height and width are commonly abused attributes. One thing I’ve seen many times is the use of these attributes to define the displayed size of an image. This is NOT what these attributes are for. Image files have absolute sizes. In your browser, if you right click on any image and select “Properties,” you’ll see a dialog box containing information about the image. One of those pieces of information is the dimensions of the image, as displayed. It may not, however, by the actual dimension of the image.

You can control what size an image will display at by setting the height and width attributes. It works. However, displaying any image at any dimensions other than its native dimensions will cause distortion in the image. The image is not being changed to these new dimensions; it’s simply being squashed or stretched.


JPG Version, actual size 200 pixels by 150 pixels.

JPG Version, actual size 200 pixels by 150 pixels, displayed at 300 pixels by 225 pixels.

JPG Version, actual size 200 pixels by 150 pixels, displayed at 100 pixels by 75 pixels.

This is a relatively small shift for these images. The change is proportional; so the images aren’t being skewed out of their normal change, which helps keep the problems minimal. However, you’ll still easily be able to see that the two adjusted images are noticeably pixelated compared to the original image. These images should have been resized, instead:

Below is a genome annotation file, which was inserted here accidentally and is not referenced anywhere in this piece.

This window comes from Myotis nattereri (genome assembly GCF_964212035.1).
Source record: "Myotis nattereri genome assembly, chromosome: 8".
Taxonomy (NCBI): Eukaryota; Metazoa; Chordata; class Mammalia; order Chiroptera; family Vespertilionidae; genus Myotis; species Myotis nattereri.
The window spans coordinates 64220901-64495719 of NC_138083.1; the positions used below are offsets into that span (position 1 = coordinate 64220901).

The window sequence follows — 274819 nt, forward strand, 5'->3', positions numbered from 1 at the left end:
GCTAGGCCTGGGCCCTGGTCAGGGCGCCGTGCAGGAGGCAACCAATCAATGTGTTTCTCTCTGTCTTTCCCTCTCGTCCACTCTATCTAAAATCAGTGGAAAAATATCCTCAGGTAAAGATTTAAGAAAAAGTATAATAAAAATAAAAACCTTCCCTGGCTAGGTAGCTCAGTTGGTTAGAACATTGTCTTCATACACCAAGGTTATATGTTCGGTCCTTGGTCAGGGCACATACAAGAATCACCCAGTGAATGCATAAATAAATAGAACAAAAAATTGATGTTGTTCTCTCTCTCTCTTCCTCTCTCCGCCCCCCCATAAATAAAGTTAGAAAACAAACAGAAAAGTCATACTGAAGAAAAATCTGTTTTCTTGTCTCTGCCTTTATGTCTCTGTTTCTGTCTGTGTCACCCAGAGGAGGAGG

JPG Version, actual size 300 pixels by 225 pixels, displayed at 300 pixels by 225 pixels.

JPG Version, actual size 100 pixels by 75 pixels, displayed at 100 pixels by 75 pixels.

When an image is warped (changed in a manner which changes the proportions) the effects can be much more substantial:

JPG Version, actual size 200 pixels by 150 pixels, displayed at 180 pixels by 60 pixels.

These changes can distort the image to a degree where it can become almost unrecognizable.

Editing and Sizing Your Images

There are two key rules to editing and sizing images: reduce the quality to the lowest level which provides a high-quality image and show what’s important. Both of these are rules which depend on your judgment. It’s up to you to decide whether the image you’re working on is acceptably high quality. There are no set rules for what a good quality image will be.

From a quality perspective, the degree to which you’ll be able to reduce is dependent on the complexity of the image. Extremely complex images with fine details can only be practically reduced so far. With JPG images, they’ll quickly lose definition in the detailed areas. With GIF and PNG images, you’ll either find yourself with a bloated file size or you’ll lose critical colors. Try different file formats if the default isn’t working; the actual choice of format isn’t what’s important.

“Showing what’s important” is an important rule for thumbnail generation. If you’re using a thumbnail view to provide a preview of larger images, what’s more important: that visitors can see the entire image at a tiny size, or that they can see a few details of the image and understand them?

Take these two example thumbnail images as food for thought:

JPG Version, 80 pixels by 60 pixels: full file reduced.

JPG Version, 80 pixels by 60 pixels: selected detail.

While the first image does provide the full image, the visitor isn’t really able to draw any practical conclusions about the product from the image. The second image, while still hardly detailed, is at least clear, and may do more towards drawing a visitor further into the product.

On the whole, working with your images in a consistent and systematic manner, paying attention to file size, file format, and the content of your images will help you a great deal in providing a faster, more attractive web site. It’s a simple step; but it’s well worth it.